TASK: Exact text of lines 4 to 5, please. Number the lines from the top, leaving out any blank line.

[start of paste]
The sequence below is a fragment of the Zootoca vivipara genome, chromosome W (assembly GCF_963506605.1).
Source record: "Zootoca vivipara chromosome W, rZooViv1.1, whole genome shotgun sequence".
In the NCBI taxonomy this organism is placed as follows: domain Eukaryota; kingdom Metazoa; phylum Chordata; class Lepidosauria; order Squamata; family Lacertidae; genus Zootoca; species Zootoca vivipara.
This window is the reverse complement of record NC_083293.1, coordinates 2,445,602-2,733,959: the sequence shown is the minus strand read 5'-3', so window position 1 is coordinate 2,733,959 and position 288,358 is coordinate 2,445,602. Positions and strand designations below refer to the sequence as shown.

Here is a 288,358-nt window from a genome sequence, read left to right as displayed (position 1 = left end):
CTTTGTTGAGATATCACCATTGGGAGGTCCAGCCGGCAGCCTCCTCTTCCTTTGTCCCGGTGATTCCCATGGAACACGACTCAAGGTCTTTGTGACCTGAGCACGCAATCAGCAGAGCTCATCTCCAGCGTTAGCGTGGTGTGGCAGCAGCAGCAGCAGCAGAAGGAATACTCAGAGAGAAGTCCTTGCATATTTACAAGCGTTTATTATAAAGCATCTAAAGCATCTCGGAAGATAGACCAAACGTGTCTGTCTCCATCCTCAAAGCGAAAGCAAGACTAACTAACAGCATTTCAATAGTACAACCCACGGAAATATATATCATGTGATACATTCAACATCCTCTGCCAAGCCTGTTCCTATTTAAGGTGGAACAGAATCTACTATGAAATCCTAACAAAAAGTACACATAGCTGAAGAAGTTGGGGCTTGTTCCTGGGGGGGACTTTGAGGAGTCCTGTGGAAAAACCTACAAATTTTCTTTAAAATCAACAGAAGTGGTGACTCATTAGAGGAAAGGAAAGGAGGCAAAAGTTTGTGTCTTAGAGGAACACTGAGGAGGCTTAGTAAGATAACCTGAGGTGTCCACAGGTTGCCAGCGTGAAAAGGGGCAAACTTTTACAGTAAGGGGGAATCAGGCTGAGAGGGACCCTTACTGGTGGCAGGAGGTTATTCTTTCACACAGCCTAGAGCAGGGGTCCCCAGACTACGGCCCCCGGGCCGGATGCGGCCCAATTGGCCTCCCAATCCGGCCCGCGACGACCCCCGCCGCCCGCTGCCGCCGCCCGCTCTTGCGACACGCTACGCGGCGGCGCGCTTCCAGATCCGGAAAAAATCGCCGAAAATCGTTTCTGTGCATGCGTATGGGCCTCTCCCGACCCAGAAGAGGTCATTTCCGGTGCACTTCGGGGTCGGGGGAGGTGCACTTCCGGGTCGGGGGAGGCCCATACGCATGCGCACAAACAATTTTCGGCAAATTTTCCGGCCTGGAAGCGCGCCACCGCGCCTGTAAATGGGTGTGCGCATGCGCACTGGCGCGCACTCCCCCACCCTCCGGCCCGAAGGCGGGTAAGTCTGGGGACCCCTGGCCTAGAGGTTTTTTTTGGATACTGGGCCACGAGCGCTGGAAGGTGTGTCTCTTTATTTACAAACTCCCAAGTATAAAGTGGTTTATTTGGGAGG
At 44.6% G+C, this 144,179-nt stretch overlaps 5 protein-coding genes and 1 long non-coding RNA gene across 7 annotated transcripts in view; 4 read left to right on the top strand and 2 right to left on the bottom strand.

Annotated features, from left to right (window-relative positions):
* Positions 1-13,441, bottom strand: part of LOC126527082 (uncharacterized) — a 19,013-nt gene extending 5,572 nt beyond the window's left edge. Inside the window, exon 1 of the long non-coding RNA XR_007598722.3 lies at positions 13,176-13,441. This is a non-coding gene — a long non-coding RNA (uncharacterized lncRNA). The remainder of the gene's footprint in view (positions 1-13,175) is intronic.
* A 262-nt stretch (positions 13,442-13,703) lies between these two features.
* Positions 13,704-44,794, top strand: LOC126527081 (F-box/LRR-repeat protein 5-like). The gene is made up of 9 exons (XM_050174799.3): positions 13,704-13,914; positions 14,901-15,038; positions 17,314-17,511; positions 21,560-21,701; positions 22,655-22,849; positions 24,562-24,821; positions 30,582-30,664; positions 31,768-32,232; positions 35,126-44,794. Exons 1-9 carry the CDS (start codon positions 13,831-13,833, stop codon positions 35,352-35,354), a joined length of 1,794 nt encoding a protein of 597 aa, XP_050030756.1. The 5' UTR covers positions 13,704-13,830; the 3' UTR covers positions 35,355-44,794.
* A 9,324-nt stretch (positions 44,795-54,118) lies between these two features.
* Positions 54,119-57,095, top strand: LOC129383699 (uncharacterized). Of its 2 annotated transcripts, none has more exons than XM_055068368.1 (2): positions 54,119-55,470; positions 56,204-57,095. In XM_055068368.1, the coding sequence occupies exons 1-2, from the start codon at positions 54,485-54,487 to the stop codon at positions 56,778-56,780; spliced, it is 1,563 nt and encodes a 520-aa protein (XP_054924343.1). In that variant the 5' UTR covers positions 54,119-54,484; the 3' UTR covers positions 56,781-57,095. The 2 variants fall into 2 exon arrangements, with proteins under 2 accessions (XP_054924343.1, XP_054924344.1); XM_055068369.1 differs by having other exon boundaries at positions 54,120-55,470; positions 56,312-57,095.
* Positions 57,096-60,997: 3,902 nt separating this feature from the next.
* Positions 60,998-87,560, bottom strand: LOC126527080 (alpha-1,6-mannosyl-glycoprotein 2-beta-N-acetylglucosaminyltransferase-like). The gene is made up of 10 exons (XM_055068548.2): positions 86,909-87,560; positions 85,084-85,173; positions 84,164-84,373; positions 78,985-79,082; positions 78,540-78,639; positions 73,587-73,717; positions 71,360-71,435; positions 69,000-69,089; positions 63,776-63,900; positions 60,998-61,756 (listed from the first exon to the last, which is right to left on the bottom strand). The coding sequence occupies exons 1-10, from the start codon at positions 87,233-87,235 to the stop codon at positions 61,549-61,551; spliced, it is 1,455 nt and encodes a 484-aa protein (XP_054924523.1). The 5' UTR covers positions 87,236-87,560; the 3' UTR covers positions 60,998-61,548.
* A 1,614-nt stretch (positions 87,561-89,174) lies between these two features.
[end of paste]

This window is the reverse complement of record NC_083293.1, coordinates 2,445,602-2,733,959: the sequence shown is the minus strand read 5'-3', so window position 1 is coordinate 2,733,959 and position 288,358 is coordinate 2,445,602. Positions and strand designations below refer to the sequence as shown.

Here is a 288,358-nt window from a genome sequence, read left to right as displayed (position 1 = left end):